You know you need to gain sponsorship and support for your ideas with mobile.  But who are the right senior executives to be your key stakeholders?  You need to identify the senior people who:

  • Will be affected most by your ideas for mobile
  • Will be most influential in your ideas being adopted

They may not be the most obvious person so think carefully about who you need to build a relationship with so they understand what you want to do and what their role will be.

Without their ‘buy-in’ your ideas for mobile will go nowhere fast and, sadly for you, will probably just stay as ideas.

What is your strategy?

Have a proposal you can use as a basis for any conversation with  your stakeholders.  This needs to be some form of a strategy that sets out:

  • What you are aiming to do e.g. reduce time taken to solve problems
  • Why you believe this is needed e.g. improved productivity
  • What the scope of your strategy is e.g. apps, collaborating tools, governance
  • What are your priorities e.g first phase connectivity, second phase apps development
  • When will it be implemented e.g. 3 months for phase 1

You need to have this ready to show people and be able to answer questions about how it affects your organisation, stakeholders, and people who need to use mobiles or need to be more mobile in how they work.

What are the benefits?

You need to show what the likely benefits of people using mobiles and being more mobile can bring to your organisation.  Any benefits that show on the bottom line will be taken more seriously.  You need to consider:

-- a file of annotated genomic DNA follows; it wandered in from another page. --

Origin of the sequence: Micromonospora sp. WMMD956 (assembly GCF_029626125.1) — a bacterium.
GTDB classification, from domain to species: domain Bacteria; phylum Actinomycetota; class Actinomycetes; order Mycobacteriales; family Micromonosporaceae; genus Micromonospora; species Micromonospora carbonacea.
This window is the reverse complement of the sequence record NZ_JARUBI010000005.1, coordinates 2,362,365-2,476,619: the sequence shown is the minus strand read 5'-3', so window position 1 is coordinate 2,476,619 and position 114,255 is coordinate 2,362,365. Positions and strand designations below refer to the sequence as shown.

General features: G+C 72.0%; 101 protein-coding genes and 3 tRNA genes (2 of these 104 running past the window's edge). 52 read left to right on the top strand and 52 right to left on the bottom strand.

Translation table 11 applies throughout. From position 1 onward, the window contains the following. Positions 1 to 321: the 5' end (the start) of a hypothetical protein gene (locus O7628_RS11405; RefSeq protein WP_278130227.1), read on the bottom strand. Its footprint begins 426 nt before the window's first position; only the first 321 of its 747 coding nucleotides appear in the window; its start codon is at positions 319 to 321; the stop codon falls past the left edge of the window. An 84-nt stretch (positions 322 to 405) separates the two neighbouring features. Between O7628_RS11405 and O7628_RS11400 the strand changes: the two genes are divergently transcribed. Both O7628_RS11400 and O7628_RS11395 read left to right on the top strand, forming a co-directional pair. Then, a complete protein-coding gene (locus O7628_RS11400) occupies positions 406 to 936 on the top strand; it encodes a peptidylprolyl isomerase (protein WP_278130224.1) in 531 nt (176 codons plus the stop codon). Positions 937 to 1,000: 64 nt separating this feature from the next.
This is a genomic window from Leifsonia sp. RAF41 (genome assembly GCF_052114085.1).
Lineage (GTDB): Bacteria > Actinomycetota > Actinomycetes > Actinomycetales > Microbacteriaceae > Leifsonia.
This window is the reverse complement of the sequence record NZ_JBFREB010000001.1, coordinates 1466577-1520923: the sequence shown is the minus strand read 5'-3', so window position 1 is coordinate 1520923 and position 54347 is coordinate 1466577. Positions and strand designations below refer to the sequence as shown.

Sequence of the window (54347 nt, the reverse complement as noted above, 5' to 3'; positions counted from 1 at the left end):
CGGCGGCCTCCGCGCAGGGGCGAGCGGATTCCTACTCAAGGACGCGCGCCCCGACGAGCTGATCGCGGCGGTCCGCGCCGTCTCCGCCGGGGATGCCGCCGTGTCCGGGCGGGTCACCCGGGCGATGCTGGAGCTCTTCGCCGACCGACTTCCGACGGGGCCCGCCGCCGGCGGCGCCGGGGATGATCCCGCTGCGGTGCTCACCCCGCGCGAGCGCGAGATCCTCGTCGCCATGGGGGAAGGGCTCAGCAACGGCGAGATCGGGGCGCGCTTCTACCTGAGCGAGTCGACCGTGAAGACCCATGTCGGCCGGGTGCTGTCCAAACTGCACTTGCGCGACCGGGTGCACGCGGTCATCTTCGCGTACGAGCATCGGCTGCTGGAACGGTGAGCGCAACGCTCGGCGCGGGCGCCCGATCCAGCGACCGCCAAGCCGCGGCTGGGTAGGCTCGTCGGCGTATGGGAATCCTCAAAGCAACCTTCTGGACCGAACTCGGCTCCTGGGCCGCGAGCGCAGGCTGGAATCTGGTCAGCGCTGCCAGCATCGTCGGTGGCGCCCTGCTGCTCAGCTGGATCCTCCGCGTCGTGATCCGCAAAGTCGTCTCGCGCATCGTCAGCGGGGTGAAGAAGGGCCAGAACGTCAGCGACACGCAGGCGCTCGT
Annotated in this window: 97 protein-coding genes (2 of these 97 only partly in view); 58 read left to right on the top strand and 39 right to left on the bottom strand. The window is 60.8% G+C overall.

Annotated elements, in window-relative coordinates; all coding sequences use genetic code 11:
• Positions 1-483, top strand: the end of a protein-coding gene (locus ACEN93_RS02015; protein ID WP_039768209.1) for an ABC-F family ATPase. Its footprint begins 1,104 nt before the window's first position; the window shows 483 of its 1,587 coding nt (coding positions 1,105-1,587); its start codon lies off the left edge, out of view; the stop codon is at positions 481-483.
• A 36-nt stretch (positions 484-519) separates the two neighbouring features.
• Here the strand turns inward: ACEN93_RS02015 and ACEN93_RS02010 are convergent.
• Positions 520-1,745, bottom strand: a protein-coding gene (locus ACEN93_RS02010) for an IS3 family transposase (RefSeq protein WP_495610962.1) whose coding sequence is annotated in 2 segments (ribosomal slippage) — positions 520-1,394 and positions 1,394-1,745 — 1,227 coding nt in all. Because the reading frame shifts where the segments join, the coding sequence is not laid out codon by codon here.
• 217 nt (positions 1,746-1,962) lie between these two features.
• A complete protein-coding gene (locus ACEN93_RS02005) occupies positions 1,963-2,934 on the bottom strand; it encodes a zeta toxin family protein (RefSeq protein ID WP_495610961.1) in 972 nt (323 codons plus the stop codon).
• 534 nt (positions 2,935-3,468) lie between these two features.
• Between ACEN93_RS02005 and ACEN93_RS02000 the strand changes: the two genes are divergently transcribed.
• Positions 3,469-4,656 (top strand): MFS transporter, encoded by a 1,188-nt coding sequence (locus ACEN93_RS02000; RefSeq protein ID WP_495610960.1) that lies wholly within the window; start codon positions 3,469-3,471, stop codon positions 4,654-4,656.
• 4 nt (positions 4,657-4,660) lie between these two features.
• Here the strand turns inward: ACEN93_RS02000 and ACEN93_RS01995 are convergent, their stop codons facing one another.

• Reduced office space needed as people work more from different places e.g. home, local hub, while travelling
  • Increased productivity as people don’t have to wait until they are using a PC in an office to act on requests or ask for help
  • Reduced travel costs as people share online, on calls, on video using their mobiles any work problems they need help with
  • More engaged people with flexibility to balance their personal life with work commitments and reduce stress

Some of these are obvious savings but can be harder to prove.  Your approach needs to show how you would measure these as well as indicate the benefits that can be made.

How will you implement it?

Make sure you have thought through how you can going to turn your idea for mobile into reality.  Don’t be so aspirational that senior execs can see it could be unrealistic and lose it and your credibility.  But it needs to inspire people by showing it can be done and justify their sponsorship by:

  • Getting approval and funding for it
  • Deciding who will lead the project and accept who makes the decisions
  • Having regular reviews of progress made
  • Identifying resources available to make it happen

Don’t fall over at the last hurdle by not having a plan showing how you can implement your idea for mobile.  It may show a lack of confidence in your abilities to make this happen.

You can find more information about mobile or contact me for advice.